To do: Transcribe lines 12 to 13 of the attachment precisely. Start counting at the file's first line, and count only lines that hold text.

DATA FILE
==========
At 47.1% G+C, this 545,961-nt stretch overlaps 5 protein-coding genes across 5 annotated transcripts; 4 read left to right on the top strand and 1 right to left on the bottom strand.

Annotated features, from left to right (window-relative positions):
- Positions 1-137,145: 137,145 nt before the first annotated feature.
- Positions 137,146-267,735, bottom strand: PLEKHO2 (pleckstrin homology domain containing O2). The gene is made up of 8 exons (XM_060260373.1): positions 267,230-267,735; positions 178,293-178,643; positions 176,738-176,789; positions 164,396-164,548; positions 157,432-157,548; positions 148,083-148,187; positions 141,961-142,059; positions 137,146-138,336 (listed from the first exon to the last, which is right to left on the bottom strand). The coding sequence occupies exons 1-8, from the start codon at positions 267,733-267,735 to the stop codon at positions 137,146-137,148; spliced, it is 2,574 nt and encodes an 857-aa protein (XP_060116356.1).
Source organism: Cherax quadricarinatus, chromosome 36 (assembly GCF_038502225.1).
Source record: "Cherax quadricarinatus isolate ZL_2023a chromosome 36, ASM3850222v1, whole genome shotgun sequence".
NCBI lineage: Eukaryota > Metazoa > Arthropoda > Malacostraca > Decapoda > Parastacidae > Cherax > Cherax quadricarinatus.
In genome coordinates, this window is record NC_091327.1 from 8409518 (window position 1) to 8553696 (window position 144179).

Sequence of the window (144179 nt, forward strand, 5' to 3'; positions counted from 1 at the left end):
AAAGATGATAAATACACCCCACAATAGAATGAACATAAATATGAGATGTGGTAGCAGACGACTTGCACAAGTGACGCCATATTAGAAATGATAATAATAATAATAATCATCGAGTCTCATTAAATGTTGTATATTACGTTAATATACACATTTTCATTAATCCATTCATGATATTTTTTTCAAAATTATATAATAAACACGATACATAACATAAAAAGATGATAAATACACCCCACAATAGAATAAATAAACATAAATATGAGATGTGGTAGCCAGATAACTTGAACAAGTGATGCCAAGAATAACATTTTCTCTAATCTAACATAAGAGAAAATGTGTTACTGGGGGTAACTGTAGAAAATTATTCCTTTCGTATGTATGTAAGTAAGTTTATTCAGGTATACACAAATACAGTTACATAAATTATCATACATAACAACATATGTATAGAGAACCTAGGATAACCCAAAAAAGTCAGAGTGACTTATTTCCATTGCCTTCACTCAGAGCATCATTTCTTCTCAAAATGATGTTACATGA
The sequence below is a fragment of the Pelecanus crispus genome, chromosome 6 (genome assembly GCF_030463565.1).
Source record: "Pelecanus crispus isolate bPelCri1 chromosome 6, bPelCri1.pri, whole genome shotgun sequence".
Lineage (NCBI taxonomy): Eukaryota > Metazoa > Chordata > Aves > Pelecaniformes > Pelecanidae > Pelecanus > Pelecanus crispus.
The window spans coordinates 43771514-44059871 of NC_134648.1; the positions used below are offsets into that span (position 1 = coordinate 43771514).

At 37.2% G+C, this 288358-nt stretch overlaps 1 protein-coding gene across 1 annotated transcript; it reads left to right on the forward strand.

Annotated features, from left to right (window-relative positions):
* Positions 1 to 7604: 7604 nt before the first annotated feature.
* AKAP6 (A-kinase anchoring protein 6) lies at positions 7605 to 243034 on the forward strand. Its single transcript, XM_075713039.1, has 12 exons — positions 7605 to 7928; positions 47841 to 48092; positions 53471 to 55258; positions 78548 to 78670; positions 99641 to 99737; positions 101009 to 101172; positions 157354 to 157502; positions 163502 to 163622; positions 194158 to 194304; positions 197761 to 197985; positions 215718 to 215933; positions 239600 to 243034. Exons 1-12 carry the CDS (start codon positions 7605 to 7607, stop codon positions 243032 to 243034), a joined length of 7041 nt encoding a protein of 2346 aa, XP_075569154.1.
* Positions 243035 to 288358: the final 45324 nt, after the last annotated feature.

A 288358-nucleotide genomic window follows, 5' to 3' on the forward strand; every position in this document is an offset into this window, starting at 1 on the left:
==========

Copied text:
Source record: "Pelecanus crispus isolate bPelCri1 chromosome 6, bPelCri1.pri, whole genome shotgun sequence".
Lineage (NCBI taxonomy): Eukaryota > Metazoa > Chordata > Aves > Pelecaniformes > Pelecanidae > Pelecanus > Pelecanus crispus.